4/29/13: A Lousy Night for the Umpires in Atlanta
Okay, I’m a Washington Nationals fan, and I’m a seamhead, and the umpires in Atlanta for tonight’s Nats-Braves games missed just about every call, and the game went to the Braves when it could just as easily have gone to the Nats. If you’re not a baseball person, you’re excused.
First off, the crew was Laz Diaz behind the plate, Tim Timmons at first base, Mike Winters at second, and Mark Wegner at third. I have no gripes with Winters. Diaz seemed to have a pretty poor strike zone for Steven Strasburg, but a quick look didn’t show anything very amiss there. But here’s a list of close calls that this crew either clearly got wrong, or could just as easily called the other way:
- 1st inning: Nats’ Denard Span picked off first base by pitcher Julio Teheran. Replay shows Timmons got the call wrong. [Bryce Harper doubled later in his at bat, which would have scored Span; add one to the Nats’ two runs.]
- 1st inning: Braves’ Freddie Freeman tagged out at first base, Bryce Harper to Ian Desmond to Adam LaRoche. Replay shows Timmons got the call wrong.
- 4th inning: Braves’ Freddie Freeman scored on a Gerald Laird single, Dan Uggla tagged out at third base, Denard Span to Chad Tracy. Replay shows that Uggla was tagged before Freeman touched home plate, so the run should not have counted (subtract one of the Braves’ three runs).
- 7th inning: Braves’ Jordan Schafer advanced from second to third on Andrelton Simmons’ fly out to right fielder Jayson Werth, who threw home. Relay shows that Chad Tracy may have tagged Schafer before he reached the base (this one is inconclusive).
- 9th inning: Nats’ Ian Desmond out at first, Andrelton Simmons to first baseman Freddie Freeman. Replay shows Timmons got the call wrong.
Timmons had a really bad game.
Or maybe this is just sour grapes, right? Well let’s go to the videotape.
First up, Tim Timmons’ Really Bad Night Umpiring. Item one: Denard Span picked off in the first. Span is touching the bag no later than the second frame, while Freeman applies the tag no earlier than the third frame.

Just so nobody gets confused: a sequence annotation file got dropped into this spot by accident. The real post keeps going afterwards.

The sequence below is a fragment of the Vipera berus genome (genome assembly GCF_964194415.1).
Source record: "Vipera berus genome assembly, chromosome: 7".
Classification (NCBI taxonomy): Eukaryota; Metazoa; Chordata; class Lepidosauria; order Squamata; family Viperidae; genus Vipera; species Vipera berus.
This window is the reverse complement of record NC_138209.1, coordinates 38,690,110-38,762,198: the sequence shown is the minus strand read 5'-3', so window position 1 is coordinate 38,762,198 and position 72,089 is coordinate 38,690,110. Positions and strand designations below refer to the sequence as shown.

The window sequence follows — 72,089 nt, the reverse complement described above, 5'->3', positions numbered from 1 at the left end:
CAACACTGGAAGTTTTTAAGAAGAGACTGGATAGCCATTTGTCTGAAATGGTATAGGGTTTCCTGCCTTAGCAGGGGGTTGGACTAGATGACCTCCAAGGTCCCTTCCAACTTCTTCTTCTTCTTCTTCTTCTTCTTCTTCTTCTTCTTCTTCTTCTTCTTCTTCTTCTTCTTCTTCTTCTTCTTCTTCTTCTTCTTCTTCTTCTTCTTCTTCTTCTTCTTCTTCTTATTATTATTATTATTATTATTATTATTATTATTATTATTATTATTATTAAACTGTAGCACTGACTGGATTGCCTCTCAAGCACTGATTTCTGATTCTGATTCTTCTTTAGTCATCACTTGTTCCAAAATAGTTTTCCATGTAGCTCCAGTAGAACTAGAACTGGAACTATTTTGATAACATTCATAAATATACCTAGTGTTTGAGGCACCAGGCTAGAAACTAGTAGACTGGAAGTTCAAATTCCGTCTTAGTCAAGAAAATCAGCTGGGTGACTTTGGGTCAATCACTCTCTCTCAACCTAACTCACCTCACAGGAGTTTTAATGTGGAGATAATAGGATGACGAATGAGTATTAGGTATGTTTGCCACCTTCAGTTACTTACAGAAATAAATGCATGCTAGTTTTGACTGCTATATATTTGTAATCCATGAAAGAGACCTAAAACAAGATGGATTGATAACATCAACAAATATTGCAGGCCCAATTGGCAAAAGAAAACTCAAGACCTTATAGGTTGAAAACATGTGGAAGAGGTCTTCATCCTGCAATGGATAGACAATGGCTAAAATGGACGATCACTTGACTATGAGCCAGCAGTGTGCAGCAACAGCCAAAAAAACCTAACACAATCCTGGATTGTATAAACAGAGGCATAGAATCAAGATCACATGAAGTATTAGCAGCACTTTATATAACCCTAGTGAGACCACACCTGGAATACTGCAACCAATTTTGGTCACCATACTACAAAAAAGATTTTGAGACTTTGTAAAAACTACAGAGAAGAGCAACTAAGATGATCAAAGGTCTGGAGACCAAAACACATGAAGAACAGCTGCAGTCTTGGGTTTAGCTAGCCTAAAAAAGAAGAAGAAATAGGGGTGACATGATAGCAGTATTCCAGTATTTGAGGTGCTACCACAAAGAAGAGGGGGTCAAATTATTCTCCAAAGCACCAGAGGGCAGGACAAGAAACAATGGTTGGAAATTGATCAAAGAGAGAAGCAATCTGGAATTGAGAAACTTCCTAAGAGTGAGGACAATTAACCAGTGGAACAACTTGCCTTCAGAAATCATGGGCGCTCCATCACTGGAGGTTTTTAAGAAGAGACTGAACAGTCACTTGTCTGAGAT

Next, Freddie Freeman tagged out by Adam LaRoche in the bottom of the first. Again, clearly the tag applied after the runner’s touching the bag.
And third, Ian Desmond being called out at first on a ground ball fielded by Andrelton Simmons while on his ass. Desmond is touching the bag in the 2nd frame, while the ball’s still visible.
With this o-3 performance, perhaps Tim Timmons should be dubbed “oh-fer.” But he wasn’t alone. In the 7th, third base umpire Mark Wegner may have missed the call as Jordan Schafer advanced to third base on Jayson Werth’s ill-advised throw home. This one is closer than the others, too close for me to say the call was wrong.
Even if this call was blown, it didn’t cost the Nats anything. Unlike the call in the 4th, when Dan Uggla was tagged out before Freddie Freeman touched home plate. Both the Nats’ local broadcast and ESPN showed images indicating that Uggla was tagged out before Freeman touched home plate, and so the run should not have counted. [Note: the MASN broadcast showed the play closer than ESPN did, which means one or both of them don’t actually have good time sequencing on their camera feeds. Lags introduced by transmission delays through the stadium cabling must be accounted for to have absolute confidence in the relative timing of two different feeds.]
Look, all of these were very close plays, each involving judging two events that happened within 1/8 of a second. But umpires don’t usually perform this badly. If there’s a random element that determines when an umpire misses a call, these guys should be glad they were working instead of playing games of chance.
These things will even out in the end. They usually do, anyway.